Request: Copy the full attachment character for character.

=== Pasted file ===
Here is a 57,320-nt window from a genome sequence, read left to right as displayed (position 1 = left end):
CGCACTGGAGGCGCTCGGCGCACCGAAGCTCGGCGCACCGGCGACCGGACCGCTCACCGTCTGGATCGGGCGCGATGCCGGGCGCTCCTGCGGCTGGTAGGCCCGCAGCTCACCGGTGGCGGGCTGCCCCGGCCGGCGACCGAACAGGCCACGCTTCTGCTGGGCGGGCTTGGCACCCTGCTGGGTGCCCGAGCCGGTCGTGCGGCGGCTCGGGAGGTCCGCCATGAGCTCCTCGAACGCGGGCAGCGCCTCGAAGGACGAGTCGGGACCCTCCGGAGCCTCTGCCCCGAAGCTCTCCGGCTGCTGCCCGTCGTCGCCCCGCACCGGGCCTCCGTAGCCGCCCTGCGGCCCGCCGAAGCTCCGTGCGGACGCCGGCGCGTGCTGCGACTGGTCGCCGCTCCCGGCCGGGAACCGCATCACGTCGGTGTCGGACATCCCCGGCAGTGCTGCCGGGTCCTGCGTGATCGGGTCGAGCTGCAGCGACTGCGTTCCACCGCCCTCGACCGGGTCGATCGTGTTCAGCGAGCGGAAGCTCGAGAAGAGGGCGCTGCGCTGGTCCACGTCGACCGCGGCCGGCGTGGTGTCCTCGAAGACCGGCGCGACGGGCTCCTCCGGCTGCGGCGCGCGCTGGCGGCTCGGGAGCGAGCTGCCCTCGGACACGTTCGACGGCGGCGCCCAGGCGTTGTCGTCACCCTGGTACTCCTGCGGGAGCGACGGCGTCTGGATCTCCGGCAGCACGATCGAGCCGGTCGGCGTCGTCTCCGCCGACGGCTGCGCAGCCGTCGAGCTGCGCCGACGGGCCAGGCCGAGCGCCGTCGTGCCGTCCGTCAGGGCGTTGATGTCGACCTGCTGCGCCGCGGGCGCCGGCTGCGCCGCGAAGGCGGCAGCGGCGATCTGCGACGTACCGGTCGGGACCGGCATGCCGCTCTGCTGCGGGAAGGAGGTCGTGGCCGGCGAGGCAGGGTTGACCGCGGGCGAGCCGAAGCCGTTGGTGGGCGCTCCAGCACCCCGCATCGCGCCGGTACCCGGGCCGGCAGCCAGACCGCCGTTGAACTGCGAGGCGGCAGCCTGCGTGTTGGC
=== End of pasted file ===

Here is a 57,320-nt window from a genome sequence, read left to right as displayed (position 1 = left end):
CGCACTGGAGGCGCTCGGCGCACCGAAGCTCGGCGCACCGGCGACCGGACCGCTCACCGTCTGGATCGGGCGCGATGCCGGGCGCTCCTGCGGCTGGTAGGCCCGCAGCTCACCGGTGGCGGGCTGCCCCGGCCGGCGACCGAACAGGCCACGCTTCTGCTGGGCGGGCTTGGCACCCTGCTGGGTGCCCGAGCCGGTCGTGCGGCGGCTCGGGAGGTCCGCCATGAGCTCCTCGAACGCGGGCAGCGCCTCGAAGGACGAGTCGGGACCCTCCGGAGCCTCTGCCCCGAAGCTCTCCGGCTGCTGCCCGTCGTCGCCCCGCACCGGGCCTCCGTAGCCGCCCTGCGGCCCGCCGAAGCTCCGTGCGGACGCCGGCGCGTGCTGCGACTGGTCGCCGCTCCCGGCCGGGAACCGCATCACGTCGGTGTCGGACATCCCCGGCAGTGCTGCCGGGTCCTGCGTGATCGGGTCGAGCTGCAGCGACTGCGTTCCACCGCCCTCGACCGGGTCGATCGTGTTCAGCGAGCGGAAGCTCGAGAAGAGGGCGCTGCGCTGGTCCACGTCGACCGCGGCCGGCGTGGTGTCCTCGAAGACCGGCGCGACGGGCTCCTCCGGCTGCGGCGCGCGCTGGCGGCTCGGGAGCGAGCTGCCCTCGGACACGTTCGACGGCGGCGCCCAGGCGTTGTCGTCACCCTGGTACTCCTGCGGGAGCGACGGCGTCTGGATCTCCGGCAGCACGATCGAGCCGGTCGGCGTCGTCTCCGCCGACGGCTGCGCAGCCGTCGAGCTGCGCCGACGGGCCAGGCCGAGCGCCGTCGTGCCGTCCGTCAGGGCGTTGATGTCGACCTGCTGCGCCGCGGGCGCCGGCTGCGCCGCGAAGGCGGCAGCGGCGATCTGCGACGTACCGGTCGGGACCGGCATGCCGCTCTGCTGCGGGAAGGAGGTCGTGGCCGGCGAGGCAGGGTTGACCGCGGGCGAGCCGAAGCCGTTGGTGGGCGCTCCAGCACCCCGCATCGCGCCGGTACCCGGGCCGGCAGCCAGACCGCCGTTGAACTGCGAGGCGGCAGCCTGCGTGTTGGC